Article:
See All Topics

Home / Section: Animation

Disney’s Planes: a model of sexist attitudes in animation movies

I haven’t seen Disney’s Planes movie, but as a consumer of family animation movies, it’s not hard to grasp what Margot Magowan describes as blatantly sexist movie – slow planes being called “ladies”; female plane characters being objectified, the number of female characters a fraction of the males, etc.

When I saw the preview, I thought the plane who mocks the slow flyers by calling them “ladies,” was having a moment of arrogance. The movie would redeem him when he went through his transition. But I couldn’t have been more wrong. The sexist joke is his fantasy, the fantasy of a humble crop duster with a fear of heights who wishes he were a racer. The scene is sexism in fantasy world in sexism in fantasy world. Isn’t that meta? It’s the dream sequence of a “likeable” character. Can you imagine a hero making a racist joke and being likeable? In a movie for little kids? Yet, that’s how much sexism we have to wade through before females are allowed to win a race in animation.

Community Comments

#1 Carl Moore
August/21/2013
@ 9:18 pm

“The actual race in Planes is totally dominated by male competitors.” How shocking! You mean in real life the actual race is not dominated by male competitors?… This stuff is silly nonsense.
This feminist whine that animated movies for kids should reflect “progressive feminist” values is the kind of thing that gives feminism a bad name. Why? Because it’s silly overreach as usual.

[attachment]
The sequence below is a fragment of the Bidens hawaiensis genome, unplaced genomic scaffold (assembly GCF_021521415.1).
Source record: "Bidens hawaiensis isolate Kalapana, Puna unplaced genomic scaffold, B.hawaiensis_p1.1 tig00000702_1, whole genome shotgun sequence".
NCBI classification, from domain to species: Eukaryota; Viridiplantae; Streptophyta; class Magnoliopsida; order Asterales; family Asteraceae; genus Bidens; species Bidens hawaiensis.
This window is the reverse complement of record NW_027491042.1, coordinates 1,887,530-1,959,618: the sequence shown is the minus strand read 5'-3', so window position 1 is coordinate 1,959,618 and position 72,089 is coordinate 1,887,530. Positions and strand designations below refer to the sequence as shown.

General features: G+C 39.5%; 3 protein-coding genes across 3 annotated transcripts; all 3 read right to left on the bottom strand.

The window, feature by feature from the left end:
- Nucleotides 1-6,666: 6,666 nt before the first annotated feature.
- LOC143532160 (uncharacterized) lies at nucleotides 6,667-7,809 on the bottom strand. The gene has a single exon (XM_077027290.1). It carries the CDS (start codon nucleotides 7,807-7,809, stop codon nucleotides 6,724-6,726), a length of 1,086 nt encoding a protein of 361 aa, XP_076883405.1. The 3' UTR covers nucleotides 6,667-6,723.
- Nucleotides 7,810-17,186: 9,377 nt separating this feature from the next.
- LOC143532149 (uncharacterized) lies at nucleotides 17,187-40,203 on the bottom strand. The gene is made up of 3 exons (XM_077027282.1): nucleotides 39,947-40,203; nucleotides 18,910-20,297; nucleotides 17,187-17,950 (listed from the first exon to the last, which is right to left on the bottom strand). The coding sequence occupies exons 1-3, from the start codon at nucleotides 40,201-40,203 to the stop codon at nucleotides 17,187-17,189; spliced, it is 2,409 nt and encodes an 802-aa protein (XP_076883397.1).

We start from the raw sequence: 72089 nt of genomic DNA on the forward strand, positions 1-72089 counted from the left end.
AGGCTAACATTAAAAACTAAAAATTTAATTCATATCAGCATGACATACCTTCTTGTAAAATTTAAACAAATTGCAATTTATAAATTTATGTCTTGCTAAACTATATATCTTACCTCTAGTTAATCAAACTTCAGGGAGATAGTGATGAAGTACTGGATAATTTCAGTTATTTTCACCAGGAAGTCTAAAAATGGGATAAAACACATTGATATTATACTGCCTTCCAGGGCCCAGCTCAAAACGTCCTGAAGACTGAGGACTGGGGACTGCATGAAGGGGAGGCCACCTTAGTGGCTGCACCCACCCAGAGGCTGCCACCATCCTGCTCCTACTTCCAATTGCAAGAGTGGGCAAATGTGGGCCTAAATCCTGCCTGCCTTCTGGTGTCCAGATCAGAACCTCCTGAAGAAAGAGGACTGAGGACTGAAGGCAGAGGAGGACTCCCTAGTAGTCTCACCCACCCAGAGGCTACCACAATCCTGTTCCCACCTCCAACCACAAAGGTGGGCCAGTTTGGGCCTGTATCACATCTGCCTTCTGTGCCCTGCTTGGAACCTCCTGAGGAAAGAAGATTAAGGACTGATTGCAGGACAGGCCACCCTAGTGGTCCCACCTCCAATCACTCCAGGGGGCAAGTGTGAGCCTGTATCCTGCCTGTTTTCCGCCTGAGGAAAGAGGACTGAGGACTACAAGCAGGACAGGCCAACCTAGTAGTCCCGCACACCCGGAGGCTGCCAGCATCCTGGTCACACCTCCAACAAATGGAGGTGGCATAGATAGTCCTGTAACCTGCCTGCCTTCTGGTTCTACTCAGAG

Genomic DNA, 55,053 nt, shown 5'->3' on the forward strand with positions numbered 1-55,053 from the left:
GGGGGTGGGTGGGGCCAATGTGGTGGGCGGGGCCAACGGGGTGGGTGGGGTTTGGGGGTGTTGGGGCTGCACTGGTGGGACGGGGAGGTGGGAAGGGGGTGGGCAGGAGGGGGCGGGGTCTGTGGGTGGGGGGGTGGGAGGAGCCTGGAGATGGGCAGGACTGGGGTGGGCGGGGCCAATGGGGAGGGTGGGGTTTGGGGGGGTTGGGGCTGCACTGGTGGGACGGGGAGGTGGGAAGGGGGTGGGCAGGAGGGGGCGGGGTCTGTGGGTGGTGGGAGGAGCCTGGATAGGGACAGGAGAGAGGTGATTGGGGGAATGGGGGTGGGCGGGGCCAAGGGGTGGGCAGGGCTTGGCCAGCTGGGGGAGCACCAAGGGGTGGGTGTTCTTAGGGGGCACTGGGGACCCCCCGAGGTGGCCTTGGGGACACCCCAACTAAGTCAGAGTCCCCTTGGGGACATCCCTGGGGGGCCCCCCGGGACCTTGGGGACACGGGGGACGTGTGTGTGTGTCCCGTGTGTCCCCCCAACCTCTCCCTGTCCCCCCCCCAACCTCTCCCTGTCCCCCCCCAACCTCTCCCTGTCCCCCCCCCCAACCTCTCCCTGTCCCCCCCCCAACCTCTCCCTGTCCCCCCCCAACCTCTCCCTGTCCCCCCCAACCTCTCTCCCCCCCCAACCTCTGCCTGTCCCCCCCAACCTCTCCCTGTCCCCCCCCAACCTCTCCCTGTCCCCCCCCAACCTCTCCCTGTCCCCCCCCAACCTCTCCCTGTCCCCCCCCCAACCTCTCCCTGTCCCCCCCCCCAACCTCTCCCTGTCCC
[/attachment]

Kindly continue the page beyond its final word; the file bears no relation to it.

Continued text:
The idea that animators see machines that race (airplanes, cars, dunebuggies, drag racers, etc.) as a male world isn’t an irrational sexist bias – it’s simply reality. Males – and especially boys – are by nature gung ho about machines to a degree that girls are not is obvious to anyone not wearing feminist blinders. That it’s necessary to point this out these days is a comment on the nuttiness of the feminist whiners who are constantly arguing that these natural differences are not natural but socially imposed. It’s B.S. Boys and girls are different from head to toe and always have been and always will be.

#2 Gerry Mooney
August/22/2013
@ 8:50 am

I think there’s a good point to be made about the bias in some animated films, but it’s a shame Margot chose to make this argument with “Planes”, which is clearly a lame excuse to extend the “Cars” franchise, which was lame to begin with. It’s really a shame to see what Disney/Pixar can churn out when they create without actual inspiration.

#3 Rich Diesslin
August/22/2013
@ 10:57 am

Rumor has it that most villains in Disney films have a large number of stereotypical famine characteristics. Not sure where I first heard that, but since I remembered it, it has to be true . Doing the Disney villain review in my mind it seems to apply to a great many of the male bad guys. If true it either reduces the argument to “meh, so what” or raises it to a whole new level.

#4 Gerry Mooney
August/23/2013
@ 7:50 am

Um, Rich, I assume you mean “feminine” characteristics? I don’t recall many who were starving, but I haven’t done a careful review :)

#5 Rich Diesslin
August/23/2013
@ 1:51 pm

Ha! So much for spell check and typing quickly! You are correct sir.

#6 David Hartford
August/31/2013
@ 4:06 pm

My daughter loves race cars, trucks and airplanes. I was looking forward to taking her to this film. But with all the reviews, saying how it demeans females, there is no way I’m going to let her see this.

Girls that see this kind of trash, feel bad about themselves. Boys that see this crap, think its okay to treat girls badly. These type of films just reinforce boys raping girls at high schools. This is where it starts.

Come on Disney, stop demeaning girls!

Sorry, the comment form is closed at this time.